Future-Proof Data Encryption
RUB security researchers win worldwide NIST standardization process for post-quantum cryptography.
This means that encryption methods developed in Bochum, which even quantum computers cannot crack, will become standard in the USA.
Secure encrypted communication is the basis for a global connected mobile world. However, the closer
quantum computers, ultra-powerful computers, come to a realistic reach, the more tangible the risks to IT
security become. The American National Institute for Standards and Technology (NIST) has recognized
these risks posed by quantum computers for secure data encryption and started a process to standardize
quantum computer-resistant cryptographic methods in 2016 already.
Research groups from all over the world submitted concepts for new encryption methods, and 15 methods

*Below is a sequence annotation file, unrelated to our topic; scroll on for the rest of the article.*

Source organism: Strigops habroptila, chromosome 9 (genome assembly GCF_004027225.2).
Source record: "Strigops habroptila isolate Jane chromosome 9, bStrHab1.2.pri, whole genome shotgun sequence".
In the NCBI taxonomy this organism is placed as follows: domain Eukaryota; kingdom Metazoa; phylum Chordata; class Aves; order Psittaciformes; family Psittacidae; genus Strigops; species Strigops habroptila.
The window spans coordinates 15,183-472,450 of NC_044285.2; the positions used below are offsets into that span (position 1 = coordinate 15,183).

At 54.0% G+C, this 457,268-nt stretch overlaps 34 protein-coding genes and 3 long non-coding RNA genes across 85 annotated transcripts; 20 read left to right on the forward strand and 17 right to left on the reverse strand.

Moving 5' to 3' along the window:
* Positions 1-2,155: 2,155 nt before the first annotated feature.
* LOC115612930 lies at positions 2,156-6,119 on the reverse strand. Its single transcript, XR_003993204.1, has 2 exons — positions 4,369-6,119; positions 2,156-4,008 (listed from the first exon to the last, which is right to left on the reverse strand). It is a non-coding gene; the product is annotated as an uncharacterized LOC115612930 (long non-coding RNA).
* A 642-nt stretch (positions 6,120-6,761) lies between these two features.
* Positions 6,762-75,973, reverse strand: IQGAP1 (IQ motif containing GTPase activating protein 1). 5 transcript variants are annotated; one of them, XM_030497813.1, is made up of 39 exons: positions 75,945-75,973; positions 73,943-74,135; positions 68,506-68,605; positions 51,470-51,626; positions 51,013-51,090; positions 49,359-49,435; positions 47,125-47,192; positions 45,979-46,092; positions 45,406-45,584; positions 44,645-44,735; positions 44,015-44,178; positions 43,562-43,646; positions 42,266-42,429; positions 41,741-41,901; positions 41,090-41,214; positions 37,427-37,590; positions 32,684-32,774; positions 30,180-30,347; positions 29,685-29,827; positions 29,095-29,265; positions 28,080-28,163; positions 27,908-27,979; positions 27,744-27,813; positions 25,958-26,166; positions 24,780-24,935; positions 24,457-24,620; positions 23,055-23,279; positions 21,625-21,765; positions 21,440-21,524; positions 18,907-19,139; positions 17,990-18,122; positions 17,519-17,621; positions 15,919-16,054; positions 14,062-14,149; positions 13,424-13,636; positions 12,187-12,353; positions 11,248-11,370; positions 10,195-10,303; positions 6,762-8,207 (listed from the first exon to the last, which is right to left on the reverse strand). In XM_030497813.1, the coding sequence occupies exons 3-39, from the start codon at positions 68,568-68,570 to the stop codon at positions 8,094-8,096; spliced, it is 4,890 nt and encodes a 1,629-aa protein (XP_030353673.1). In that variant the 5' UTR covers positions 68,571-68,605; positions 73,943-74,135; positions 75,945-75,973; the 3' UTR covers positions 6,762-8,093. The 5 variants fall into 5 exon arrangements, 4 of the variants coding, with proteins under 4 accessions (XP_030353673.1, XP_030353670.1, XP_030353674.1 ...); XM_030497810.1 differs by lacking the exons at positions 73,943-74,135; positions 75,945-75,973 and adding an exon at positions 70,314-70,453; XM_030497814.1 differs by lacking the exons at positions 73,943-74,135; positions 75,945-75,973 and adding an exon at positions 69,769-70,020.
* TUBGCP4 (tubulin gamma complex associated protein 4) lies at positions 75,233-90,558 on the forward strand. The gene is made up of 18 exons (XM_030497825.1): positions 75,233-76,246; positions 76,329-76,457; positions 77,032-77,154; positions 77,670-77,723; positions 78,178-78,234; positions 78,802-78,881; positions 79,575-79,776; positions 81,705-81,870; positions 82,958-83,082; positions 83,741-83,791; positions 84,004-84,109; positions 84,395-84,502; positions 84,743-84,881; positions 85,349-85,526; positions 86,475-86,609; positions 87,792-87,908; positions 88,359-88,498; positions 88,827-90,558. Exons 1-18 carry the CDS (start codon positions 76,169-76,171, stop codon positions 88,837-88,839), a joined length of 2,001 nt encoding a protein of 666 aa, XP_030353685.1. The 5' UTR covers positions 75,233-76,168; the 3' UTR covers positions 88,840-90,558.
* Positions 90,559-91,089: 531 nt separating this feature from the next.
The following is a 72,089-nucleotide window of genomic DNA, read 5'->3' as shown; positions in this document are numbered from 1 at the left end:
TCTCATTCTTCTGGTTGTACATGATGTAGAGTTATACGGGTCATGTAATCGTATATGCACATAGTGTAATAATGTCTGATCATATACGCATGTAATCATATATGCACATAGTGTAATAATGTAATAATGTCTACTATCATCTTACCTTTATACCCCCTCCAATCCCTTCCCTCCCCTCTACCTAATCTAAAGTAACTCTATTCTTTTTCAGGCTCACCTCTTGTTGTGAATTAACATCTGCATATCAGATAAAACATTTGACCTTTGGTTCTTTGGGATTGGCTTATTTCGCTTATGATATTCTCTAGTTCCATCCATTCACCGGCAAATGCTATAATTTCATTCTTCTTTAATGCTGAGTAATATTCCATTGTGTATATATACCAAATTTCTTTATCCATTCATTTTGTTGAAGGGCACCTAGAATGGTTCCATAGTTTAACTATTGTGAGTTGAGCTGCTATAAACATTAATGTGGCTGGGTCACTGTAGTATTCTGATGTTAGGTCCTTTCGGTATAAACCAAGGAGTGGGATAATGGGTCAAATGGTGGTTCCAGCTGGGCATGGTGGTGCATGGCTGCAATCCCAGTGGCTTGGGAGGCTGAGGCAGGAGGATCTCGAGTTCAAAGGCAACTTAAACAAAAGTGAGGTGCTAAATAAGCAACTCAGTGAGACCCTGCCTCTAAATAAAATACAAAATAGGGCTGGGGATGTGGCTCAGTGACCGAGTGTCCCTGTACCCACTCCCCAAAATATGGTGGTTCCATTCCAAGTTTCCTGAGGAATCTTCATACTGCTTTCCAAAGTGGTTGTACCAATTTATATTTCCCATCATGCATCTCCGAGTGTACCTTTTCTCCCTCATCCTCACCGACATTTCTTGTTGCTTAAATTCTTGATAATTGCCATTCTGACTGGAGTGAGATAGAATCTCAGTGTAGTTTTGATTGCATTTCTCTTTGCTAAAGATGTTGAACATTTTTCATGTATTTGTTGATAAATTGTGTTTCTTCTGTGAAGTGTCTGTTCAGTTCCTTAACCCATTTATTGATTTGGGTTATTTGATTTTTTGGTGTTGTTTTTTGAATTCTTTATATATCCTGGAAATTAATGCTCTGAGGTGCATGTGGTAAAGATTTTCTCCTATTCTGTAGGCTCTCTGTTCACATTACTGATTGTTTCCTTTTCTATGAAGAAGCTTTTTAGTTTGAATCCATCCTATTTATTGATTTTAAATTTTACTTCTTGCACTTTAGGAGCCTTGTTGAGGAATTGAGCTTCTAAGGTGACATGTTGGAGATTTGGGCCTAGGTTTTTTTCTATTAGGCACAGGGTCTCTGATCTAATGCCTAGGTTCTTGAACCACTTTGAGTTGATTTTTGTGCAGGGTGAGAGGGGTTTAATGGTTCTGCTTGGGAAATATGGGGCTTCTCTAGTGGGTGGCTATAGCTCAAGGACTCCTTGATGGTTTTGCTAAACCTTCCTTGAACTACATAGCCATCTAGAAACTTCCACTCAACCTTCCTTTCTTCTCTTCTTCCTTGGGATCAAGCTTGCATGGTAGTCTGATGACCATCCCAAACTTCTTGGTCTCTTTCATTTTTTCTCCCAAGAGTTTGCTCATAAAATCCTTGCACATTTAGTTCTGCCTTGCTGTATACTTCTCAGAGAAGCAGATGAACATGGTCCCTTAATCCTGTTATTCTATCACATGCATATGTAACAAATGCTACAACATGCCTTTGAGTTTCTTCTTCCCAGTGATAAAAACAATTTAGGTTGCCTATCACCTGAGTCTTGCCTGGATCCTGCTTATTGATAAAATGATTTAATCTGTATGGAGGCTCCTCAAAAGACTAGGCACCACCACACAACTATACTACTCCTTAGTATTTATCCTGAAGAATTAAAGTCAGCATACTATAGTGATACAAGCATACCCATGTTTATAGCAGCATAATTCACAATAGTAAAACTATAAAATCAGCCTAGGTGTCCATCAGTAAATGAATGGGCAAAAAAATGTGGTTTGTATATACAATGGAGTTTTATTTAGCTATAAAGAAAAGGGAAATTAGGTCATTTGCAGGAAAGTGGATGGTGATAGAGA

made it to the finals of the competition. Three out of four of the now finally accepted submissions were
developed by researchers from the Cluster of Excellence CASA "Cyber Security in the Age of Large-Scale Adversaries"
at the Ruhr-Universität Bochum (RUB), which has the goal of enabling sustainable IT security against large-scale,
adversaries, in particular nation-state attackers. In doing so, they gained a worldwide recognized standardization
competition that will significantly influence the quantum computer-resistant encryption methods of the future.
European authorities are likely to adopt NIST standardization
NIST is expected to set standards for the USA and Europe with its choice. "The European authorities are
also still examining the procedures selected by NIST, but experience shows that they will agree with the
assessment of their U.S. American colleagues if they do not find any security gaps," says Peter Schwabe.
The reason for this is the encrypted data exchange between US. and European services, which would
otherwise no longer be possible. Even though it will probably be several years before sufficiently large
quantum computers are actually used - future encryption is secure with the methods developed in Bochum.
Algorithms to be standardized at a glance: